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Laura Tobón Ochoa and David Escallón Orrego in Los días de la Ballena (Days of the Whale) (2020), dir. Catalina Arroyave Restrepo (all images courtesy Cinema Tropical)

At a time when so much feels out of our control, Catalina Arroyave Restrepo’s feature debut Los días de la Ballena (Days of the Whale) feels like a rebellion against hopelessness. Cristina (Laura Tobón Ochoa) and Simon (David Escallón Orrego) — two young graffiti artists in Medellín, Colombia — are madly in love with each other and their work. Part of an art collective run by Lucas (Carlos Fonnegra), the two become swept up in anti-gang protests. An ever-escalating turf war inspires Cristina and Simon’s to dream up their greatest collaborative work yet — a tribute to Cristina’s mother, a journalist who fled Colombia after being targeted by gang members.

Throughout, Arroyave Restrepo captures the youthful zeal of her two main characters’ love and creativity, while also acknowledging that many who perpetuate the cycle of violence they live with are in fact former classmates — kids who grew up playing together and now stand ready to tear each other down. Flashes of magical realism punctuate the film, as a real-life whale (an animal associated with Cristina’s mother) disrupts the urban environment.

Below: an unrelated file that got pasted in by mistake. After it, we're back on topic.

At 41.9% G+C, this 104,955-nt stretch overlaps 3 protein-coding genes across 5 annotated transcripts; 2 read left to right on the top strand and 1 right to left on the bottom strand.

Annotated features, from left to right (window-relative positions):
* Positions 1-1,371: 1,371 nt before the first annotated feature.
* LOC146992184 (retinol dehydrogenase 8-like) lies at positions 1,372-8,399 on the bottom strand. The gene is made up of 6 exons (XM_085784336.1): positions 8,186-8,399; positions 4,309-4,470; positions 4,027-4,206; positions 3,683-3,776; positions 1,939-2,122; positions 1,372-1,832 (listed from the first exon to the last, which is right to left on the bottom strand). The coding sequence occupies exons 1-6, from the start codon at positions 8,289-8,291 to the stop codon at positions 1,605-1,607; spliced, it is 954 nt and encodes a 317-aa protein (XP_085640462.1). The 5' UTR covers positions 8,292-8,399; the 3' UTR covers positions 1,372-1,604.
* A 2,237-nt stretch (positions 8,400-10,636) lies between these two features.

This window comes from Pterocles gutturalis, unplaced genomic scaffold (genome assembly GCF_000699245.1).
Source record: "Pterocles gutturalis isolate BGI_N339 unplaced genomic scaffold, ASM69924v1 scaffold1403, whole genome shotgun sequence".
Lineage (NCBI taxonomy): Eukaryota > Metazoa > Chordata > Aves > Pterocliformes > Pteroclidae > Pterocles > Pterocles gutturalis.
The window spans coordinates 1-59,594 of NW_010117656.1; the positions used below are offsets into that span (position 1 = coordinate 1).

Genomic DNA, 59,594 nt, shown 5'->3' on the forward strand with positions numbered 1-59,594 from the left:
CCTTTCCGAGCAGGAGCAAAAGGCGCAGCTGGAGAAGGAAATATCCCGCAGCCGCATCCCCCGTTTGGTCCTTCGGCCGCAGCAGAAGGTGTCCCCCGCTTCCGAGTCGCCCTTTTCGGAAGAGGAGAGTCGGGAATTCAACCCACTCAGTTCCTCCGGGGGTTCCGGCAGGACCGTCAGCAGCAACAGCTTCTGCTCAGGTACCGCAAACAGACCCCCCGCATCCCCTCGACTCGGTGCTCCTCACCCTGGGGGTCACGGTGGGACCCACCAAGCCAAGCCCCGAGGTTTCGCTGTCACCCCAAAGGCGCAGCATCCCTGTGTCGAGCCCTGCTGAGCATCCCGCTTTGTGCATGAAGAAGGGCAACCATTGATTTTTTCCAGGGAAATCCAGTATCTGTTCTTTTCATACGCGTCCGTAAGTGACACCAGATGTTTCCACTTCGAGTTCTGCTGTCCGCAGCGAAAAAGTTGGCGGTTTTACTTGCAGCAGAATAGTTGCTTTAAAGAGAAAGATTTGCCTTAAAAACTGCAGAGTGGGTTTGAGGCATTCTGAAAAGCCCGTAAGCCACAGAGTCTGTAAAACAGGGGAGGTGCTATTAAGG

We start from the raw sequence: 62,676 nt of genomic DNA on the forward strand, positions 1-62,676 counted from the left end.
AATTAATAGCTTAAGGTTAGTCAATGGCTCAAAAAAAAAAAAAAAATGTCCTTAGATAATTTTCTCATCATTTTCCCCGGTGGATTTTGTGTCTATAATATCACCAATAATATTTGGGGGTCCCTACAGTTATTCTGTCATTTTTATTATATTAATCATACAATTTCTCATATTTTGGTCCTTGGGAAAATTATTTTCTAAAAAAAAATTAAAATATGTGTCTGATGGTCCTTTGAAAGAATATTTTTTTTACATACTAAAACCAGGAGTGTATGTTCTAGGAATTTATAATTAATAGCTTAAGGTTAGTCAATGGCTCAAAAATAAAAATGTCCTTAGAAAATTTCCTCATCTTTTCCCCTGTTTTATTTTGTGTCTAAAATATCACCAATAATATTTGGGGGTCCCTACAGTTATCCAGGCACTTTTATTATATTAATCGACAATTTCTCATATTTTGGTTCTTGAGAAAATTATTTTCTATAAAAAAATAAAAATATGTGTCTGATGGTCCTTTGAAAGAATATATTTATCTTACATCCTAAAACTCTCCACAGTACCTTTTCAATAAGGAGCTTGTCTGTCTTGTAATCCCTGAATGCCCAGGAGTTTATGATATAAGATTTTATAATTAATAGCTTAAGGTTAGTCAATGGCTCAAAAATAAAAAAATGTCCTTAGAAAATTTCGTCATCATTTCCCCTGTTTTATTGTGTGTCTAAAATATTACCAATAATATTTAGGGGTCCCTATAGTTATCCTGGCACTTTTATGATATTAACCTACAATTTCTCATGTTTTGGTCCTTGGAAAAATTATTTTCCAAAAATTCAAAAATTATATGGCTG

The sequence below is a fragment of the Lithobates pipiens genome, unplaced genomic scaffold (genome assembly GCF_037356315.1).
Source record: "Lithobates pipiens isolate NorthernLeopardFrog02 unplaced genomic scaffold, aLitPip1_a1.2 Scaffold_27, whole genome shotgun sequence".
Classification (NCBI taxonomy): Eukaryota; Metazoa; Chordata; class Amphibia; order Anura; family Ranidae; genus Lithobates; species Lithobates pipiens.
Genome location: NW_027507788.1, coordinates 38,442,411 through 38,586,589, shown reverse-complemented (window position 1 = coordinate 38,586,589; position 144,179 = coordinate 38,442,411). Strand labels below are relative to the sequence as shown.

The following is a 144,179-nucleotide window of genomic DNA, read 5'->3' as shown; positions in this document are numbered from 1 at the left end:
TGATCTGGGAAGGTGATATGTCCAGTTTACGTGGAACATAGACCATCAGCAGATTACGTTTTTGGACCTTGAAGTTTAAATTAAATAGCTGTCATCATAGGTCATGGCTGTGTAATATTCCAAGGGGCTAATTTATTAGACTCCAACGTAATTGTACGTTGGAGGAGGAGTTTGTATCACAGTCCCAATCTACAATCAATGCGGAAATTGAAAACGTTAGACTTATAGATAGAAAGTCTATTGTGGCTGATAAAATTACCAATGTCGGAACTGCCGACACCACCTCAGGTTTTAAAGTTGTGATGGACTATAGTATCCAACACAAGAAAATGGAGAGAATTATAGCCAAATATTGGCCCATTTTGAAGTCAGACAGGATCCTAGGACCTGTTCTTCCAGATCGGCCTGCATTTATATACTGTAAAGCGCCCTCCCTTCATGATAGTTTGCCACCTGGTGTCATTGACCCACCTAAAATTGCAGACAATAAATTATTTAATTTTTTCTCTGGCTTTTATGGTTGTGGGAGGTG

Carlos Fonnegra in Los días de la Ballena (Days of the Whale) (2020), dir. Catalina Arroyave Restrepo (all images courtesy Cinema Tropical)

For the artists, the collective’s home base is not just a haven for creativity, but a place to develop their respective voices, ones even Lucas can’t reign in. He fears their newfound independence and anger against the system will lead to retribution. Ultimately, he’s right — power rarely cedes easily. But even when violence looms, art offers the pair an ability to fight back, making Los días de la ballena (Days of the Whale) an empowering testament to the need for self-expression.

Los días de la ballena (Days of the Whale) (2020), dir. Catalina Arroyave Restrepo is now streaming in virtual cinemas

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Monica Castillo

Monica Castillo is a writer and critic based in New York City. Her work has appeared in the New York Times, Washington Post, Village Voice, RogerEbert.com, Remezcla, the Guardian,...